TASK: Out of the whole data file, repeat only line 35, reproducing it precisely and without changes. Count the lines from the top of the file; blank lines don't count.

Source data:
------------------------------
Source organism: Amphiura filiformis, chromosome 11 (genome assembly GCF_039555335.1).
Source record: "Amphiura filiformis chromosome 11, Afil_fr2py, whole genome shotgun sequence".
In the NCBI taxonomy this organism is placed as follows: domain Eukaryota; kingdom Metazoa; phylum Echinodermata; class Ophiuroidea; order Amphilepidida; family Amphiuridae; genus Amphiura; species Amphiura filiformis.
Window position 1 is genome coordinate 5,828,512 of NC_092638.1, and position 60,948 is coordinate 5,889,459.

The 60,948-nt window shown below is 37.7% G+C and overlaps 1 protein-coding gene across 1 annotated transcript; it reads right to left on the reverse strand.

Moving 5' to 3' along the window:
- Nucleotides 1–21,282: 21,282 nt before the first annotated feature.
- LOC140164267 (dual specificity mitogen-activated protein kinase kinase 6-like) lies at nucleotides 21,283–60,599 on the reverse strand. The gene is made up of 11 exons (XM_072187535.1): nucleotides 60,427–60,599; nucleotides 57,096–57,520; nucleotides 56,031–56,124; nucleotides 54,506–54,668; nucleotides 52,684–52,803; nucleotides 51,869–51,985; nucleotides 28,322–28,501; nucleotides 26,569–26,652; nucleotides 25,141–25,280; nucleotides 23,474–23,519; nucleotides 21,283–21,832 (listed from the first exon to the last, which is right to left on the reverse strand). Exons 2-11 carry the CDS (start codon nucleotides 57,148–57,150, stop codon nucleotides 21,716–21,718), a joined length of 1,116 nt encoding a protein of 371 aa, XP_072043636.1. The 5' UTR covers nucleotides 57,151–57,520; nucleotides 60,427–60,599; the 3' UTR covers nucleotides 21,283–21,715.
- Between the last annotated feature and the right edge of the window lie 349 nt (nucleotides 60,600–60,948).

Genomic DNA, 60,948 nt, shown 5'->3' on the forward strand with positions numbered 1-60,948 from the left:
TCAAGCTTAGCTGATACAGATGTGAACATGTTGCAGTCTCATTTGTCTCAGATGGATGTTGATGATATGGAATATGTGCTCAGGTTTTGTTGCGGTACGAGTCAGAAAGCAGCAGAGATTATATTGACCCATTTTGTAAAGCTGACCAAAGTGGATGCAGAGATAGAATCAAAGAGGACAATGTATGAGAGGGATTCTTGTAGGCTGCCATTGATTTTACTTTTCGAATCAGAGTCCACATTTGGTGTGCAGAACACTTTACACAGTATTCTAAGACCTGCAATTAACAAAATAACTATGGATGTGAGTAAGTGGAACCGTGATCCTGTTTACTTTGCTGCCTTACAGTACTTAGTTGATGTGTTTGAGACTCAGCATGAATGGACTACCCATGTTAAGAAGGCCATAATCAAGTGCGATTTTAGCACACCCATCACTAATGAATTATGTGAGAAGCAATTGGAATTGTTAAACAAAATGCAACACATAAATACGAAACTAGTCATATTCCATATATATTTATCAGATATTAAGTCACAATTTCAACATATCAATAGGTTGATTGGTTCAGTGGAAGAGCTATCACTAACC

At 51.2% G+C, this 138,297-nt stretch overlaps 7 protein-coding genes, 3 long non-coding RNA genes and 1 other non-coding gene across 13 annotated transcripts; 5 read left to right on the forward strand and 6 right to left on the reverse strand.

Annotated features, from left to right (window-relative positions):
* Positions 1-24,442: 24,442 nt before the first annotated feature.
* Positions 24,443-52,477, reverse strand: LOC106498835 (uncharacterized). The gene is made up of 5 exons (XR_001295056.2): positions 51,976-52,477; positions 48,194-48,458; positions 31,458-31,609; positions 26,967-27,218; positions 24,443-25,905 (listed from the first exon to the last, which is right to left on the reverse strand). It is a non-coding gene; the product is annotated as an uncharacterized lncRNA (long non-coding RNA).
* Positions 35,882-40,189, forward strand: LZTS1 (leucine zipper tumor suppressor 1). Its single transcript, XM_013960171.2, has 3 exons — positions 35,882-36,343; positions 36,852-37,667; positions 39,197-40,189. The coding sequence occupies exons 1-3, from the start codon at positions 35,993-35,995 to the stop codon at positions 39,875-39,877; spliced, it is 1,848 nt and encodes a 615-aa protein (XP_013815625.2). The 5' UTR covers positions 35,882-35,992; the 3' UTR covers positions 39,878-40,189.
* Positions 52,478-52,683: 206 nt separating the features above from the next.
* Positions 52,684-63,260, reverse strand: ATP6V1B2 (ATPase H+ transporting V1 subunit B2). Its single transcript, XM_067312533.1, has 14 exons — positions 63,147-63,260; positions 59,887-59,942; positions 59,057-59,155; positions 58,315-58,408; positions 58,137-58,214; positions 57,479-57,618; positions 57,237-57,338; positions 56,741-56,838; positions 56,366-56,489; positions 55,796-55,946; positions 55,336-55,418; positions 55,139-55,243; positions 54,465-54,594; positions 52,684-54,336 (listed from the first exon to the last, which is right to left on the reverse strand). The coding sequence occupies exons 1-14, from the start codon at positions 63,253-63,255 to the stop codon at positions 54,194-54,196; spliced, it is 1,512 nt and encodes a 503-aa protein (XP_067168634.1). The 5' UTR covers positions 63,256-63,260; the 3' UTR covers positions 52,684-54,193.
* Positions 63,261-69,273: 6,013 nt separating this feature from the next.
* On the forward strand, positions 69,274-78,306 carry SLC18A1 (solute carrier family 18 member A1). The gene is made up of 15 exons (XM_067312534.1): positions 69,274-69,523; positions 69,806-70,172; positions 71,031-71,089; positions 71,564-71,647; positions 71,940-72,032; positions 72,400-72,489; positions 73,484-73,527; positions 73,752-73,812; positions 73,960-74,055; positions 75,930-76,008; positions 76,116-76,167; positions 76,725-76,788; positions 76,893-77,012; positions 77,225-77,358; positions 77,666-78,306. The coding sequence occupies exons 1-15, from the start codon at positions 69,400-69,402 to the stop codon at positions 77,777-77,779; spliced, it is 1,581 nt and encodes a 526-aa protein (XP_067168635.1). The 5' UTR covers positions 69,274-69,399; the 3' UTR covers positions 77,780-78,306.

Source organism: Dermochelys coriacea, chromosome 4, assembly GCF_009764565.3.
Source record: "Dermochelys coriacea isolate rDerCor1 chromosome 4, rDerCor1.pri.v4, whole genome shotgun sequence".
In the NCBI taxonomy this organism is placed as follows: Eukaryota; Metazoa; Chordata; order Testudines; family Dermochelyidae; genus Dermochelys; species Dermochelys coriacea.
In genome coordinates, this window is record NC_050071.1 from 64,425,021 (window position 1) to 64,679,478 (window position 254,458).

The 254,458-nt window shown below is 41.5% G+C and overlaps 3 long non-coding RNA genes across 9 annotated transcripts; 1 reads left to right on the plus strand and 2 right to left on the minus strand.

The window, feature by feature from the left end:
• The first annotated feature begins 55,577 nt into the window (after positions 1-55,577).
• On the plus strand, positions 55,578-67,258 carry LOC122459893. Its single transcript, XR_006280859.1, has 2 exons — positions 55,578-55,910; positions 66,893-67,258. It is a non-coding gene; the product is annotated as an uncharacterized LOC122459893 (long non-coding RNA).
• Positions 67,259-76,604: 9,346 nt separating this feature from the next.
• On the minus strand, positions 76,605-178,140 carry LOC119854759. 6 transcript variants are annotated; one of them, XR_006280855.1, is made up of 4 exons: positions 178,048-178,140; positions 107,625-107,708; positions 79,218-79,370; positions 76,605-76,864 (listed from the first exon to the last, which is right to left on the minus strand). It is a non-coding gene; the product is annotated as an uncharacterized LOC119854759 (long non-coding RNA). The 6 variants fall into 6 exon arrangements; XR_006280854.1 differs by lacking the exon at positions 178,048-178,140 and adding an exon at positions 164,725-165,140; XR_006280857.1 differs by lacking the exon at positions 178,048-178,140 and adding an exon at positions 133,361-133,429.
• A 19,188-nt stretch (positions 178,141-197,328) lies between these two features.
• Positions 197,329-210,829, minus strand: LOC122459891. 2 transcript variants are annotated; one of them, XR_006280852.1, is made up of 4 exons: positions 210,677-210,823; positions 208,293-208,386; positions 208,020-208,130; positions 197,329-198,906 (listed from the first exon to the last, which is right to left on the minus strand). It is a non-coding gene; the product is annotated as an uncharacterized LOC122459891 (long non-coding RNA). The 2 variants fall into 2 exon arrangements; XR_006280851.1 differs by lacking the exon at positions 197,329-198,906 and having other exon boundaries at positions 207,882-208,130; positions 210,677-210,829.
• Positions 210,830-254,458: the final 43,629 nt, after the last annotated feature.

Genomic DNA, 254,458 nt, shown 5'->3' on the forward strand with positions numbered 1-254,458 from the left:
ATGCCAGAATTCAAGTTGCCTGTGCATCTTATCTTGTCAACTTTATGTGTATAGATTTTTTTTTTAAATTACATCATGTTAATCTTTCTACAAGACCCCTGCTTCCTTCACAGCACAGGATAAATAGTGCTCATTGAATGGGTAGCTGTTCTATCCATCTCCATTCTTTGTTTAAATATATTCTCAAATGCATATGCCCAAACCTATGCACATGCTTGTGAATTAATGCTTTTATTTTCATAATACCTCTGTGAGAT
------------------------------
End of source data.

ATGCCAGAATTCAAGTTGCCTGTGCATCTTATCTTGTCAACTTTATGTGTATAGATTTTTTTTTTAAATTACATCATGTTAATCTTTCTACAAGACCCCTGCTTCCTTCACAGCACAGGATAAATAGTGCTCATTGAATGGGTAGCTGTTCTATCCATCTCCATTCTTTGTTTAAATATATTCTCAAATGCATATGCCCAAACCTATGCACATGCTTGTGAATTAATGCTTTTATTTTCATAATACCTCTGTGAGAT